him. Is God concerned at all? He considers giving up. He needs help.
First, he is told to pray. James has already dealt with what kind of prayer
should be offered in trial if one is to endure. (James 1:2-8).
Second, he is told to call for the elders of the church. It was not a
requirement that elders of the first century have the gift of miraculous
healing. Nor was it a requirement that they be skilled in treating the
physically sick with good doctoring. But it was a requirement that they have
qualities that would allow them to protect, guard and feed their flock;
including the spiritually weak:
a. Qualifications of elders (1 Timothy 3:1-7; Titus 1:5-9). Able to heal? No.
Able to teach and exhort? Yes.
b. Responsibilities of elders (Acts 20:28-31; 1 Thessalonians 5:12; 1 Timothy
5:17; 1 Peter 5:1-4). Spiritual care and guidance.
This would explain the meaning of "anointing him with oil in the name of the
Lord" to be figurative, as it is in Psalm 23:5 and Hebrews 1:9. But what does
it symbolize here? What would be the spiritual medicine used to anoint the
spiritually sick? Consult the Great Physician! Jesus used the word of truth to
bring about spiritual healing (Luke 5:31,32). The medicine needed when a
brother or sister is weak in faith is to anoint them with the oil of words of
encouragement and exhortation. To remind them of the promises of God and His
dealings with others in similar situations in the past (like Job and the
prophets; James 5:7,8). These kind words and prayers of faith are exactly what
the doctor ordered!
Third, he is to confess his sins. Again, the assembly and a public confession
is not in this passage. Neither is making a confession to a clergyman who will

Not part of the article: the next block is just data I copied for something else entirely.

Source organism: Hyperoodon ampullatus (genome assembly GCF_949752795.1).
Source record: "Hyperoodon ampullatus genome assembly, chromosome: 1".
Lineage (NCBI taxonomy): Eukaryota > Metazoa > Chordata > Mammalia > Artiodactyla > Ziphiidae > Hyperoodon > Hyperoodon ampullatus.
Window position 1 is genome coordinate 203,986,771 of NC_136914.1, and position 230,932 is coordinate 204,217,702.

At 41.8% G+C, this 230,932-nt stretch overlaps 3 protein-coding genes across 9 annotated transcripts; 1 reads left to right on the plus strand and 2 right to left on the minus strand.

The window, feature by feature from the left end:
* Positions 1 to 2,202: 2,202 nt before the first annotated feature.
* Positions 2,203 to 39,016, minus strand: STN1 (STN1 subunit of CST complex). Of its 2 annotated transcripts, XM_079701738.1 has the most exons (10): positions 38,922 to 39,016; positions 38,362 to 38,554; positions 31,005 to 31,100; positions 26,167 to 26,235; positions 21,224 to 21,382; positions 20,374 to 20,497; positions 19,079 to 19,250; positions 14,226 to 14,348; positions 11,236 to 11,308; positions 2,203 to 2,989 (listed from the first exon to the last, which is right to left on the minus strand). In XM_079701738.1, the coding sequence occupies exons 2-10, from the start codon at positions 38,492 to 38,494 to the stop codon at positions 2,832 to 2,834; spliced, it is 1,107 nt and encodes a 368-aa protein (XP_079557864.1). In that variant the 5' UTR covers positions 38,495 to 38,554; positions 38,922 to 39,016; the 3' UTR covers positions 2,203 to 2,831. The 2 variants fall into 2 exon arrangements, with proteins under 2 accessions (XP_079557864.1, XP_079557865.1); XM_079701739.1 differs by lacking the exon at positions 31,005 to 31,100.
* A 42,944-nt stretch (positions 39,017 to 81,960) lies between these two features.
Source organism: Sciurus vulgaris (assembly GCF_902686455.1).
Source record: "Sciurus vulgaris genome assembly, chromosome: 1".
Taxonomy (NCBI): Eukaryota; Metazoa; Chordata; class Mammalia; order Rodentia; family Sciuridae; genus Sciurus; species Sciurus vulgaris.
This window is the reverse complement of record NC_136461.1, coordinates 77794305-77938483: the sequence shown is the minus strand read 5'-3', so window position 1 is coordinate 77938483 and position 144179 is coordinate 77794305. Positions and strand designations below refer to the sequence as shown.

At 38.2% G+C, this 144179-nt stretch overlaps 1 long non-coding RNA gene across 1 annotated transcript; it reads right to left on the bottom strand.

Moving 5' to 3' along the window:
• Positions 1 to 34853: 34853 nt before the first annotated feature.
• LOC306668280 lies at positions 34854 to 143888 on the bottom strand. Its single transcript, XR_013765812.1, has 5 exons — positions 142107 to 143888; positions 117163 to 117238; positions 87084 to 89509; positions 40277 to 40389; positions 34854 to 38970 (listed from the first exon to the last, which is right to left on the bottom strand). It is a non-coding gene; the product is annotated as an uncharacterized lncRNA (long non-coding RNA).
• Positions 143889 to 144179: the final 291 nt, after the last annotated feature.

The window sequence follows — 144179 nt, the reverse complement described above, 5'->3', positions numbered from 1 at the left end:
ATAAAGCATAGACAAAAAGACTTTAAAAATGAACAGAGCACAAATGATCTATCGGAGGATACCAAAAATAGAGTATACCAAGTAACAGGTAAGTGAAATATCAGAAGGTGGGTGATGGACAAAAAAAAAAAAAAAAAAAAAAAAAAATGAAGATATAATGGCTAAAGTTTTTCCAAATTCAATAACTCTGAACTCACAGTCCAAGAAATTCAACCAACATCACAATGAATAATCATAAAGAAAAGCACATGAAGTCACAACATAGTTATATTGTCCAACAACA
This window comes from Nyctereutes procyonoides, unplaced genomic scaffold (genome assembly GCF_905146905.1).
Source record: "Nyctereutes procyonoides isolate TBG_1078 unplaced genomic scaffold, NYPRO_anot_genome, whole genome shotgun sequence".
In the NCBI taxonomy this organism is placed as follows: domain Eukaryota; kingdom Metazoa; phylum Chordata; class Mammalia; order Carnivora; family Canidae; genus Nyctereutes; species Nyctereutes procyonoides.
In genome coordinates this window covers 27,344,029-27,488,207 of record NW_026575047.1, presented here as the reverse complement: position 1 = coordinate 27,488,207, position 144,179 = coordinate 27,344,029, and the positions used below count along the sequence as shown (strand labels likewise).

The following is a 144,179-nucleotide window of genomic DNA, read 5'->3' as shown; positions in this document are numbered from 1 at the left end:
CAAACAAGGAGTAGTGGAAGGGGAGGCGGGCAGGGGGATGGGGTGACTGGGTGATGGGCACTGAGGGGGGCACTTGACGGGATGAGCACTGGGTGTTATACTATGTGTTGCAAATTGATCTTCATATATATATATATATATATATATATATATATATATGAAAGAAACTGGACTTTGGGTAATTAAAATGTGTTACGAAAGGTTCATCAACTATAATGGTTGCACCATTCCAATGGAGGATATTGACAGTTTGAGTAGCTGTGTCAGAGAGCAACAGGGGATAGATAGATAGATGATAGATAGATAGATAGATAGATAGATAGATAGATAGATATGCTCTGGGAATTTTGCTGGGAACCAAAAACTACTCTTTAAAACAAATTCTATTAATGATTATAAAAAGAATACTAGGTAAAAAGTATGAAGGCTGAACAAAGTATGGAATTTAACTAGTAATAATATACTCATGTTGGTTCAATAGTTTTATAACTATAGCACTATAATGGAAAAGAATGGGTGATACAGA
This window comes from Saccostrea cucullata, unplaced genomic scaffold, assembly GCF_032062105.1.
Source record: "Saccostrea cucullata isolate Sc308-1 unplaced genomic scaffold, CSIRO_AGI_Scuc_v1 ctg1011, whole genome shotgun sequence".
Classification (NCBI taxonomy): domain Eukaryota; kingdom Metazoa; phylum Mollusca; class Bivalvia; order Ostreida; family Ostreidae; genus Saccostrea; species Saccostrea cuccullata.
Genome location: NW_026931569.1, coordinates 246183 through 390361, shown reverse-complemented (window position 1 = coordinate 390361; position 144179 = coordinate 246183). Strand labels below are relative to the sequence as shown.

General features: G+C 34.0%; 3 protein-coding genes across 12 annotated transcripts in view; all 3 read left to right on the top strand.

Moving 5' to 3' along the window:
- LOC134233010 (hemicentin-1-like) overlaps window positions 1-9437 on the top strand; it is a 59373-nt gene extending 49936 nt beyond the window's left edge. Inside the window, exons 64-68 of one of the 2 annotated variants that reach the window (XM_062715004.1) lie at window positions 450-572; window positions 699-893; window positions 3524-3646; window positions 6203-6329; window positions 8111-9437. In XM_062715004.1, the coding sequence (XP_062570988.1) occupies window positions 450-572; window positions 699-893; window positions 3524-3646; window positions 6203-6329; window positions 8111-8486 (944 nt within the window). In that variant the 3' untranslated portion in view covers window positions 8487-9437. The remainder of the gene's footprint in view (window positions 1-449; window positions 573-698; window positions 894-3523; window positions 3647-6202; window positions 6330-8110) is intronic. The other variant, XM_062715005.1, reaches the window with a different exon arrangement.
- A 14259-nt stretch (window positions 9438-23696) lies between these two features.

absolve you of your sins. It is done so prayers of faith can be offered and
help can be rendered.
"...will restore such a one who is sick, and the Lord will raise up, and if he
has committed sins, they will be forgiven him... so that you may be healed."
(James 5:15,16). This action will have the effect of strengthening one who is
weak and tired. It is the Lord's method to raise a stumbling brother or sister
up and to renew their vigor. It is accomplished by the power of His gospel
(Romans 1:16). It is to be done in a spirit of gentleness (Galatians 6:1,2).
We are the strongest as a body when we share concern for the weak. "Therefore,
strengthen the hands that are weak and the knees that are feeble, and make
straight paths for your feet, so that the limb which is lame may not be put
out of joint, but rather be healed." (Hebrews 12:12,13). It is not necessarily
so that one will sin when he is weak. But certainly there is more of a risk of
falling than there is when we are strong. What about the times when a brother
or sister has also sinned. Perhaps because of doubt, or fear, they have not
been what they should have been. The answer: "confess and pray for one
another... and if he has committed sins, they will be forgiven him... so that
you may be healed."
"Be patient, therefore brethren... strengthen your hearts, for the coming of
the Lord is at hand... as an example, brethren, of suffering and patience,
take the prophets who spoke in the name of the Lord... you have heard of the
endurance of Job and have seen the outcome of the Lord's dealings, that the
Lord is full of compassion and merciful... My brethren, if any among you
strays from the truth, and one turns him back, let him know that he who turns
a sinner from the error of his way will save his soul from death, and will
cover a multitude of sins." (James 5:7,8; 10,11; 19,20). The context plainly
shows that it is spiritual trials and suffering, spiritual weakness, sin, and
being saved from such is under consideration here. Disciples of James' day
were being put to the test. The epistle mentions several forms this pressure
was taking. It is times such as these that we need the Lord's help more than
ever. "Yet those who wait for the Lord will gain new strength; They will mount
up with wings like eagles. They will run and not get tired. They will walk and
not become weary." (Isaiah 40:31).
By Jon W. Quinn
From Expository Files 20.3; March 2013